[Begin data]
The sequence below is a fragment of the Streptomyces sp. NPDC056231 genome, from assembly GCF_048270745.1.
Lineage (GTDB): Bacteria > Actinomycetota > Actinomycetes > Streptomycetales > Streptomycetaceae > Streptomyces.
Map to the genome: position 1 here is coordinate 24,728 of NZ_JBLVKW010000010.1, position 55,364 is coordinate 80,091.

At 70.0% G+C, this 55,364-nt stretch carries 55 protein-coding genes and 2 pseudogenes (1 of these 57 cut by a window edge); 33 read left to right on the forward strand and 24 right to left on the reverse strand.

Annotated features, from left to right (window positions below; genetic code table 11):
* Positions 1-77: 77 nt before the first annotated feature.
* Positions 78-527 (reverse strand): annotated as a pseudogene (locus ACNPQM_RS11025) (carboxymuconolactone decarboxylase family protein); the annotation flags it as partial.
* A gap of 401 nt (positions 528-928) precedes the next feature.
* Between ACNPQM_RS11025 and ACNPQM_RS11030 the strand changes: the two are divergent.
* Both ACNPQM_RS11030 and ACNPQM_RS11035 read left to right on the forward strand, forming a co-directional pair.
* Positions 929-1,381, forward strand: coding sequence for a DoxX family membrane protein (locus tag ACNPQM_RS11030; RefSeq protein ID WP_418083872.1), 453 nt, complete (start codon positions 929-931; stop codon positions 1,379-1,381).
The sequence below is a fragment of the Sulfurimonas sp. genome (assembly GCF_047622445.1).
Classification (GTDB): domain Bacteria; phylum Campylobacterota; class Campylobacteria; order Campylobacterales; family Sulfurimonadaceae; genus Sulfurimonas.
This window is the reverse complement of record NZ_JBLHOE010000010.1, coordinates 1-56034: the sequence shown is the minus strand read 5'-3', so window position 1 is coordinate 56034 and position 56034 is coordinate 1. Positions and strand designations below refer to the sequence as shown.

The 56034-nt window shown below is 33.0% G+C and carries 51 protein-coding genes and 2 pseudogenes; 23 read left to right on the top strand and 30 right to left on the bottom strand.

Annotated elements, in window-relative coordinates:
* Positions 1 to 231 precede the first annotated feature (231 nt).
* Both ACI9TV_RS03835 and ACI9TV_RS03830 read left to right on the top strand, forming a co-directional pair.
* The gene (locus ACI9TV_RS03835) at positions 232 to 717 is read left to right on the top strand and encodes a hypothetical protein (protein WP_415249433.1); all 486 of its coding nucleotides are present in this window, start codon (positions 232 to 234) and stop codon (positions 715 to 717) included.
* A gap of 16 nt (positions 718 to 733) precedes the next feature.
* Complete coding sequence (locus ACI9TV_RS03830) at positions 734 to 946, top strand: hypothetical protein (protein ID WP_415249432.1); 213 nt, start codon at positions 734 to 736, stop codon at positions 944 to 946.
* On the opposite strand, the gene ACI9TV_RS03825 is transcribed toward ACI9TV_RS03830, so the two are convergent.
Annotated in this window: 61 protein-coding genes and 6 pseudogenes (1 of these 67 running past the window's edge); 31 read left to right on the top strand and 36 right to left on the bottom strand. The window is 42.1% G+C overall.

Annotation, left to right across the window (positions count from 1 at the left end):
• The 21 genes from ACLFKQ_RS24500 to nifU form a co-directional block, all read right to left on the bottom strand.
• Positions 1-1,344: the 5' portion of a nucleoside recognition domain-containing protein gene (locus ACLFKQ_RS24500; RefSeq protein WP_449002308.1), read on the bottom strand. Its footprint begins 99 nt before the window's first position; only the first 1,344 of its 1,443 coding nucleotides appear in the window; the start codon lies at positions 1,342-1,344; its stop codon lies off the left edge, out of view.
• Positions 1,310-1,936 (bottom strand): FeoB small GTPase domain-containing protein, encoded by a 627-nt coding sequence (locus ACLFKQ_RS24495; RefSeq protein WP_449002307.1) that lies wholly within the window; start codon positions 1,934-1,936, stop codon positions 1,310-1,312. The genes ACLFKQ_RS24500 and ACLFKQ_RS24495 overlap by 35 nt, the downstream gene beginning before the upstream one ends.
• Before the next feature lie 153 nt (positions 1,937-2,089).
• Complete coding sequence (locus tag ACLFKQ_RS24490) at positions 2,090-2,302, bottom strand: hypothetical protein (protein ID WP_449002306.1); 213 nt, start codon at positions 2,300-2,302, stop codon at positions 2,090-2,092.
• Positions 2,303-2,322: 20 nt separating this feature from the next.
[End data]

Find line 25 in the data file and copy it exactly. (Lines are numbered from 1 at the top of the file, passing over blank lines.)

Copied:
• The 21 genes from ACLFKQ_RS24500 to nifU form a co-directional block, all read right to left on the bottom strand.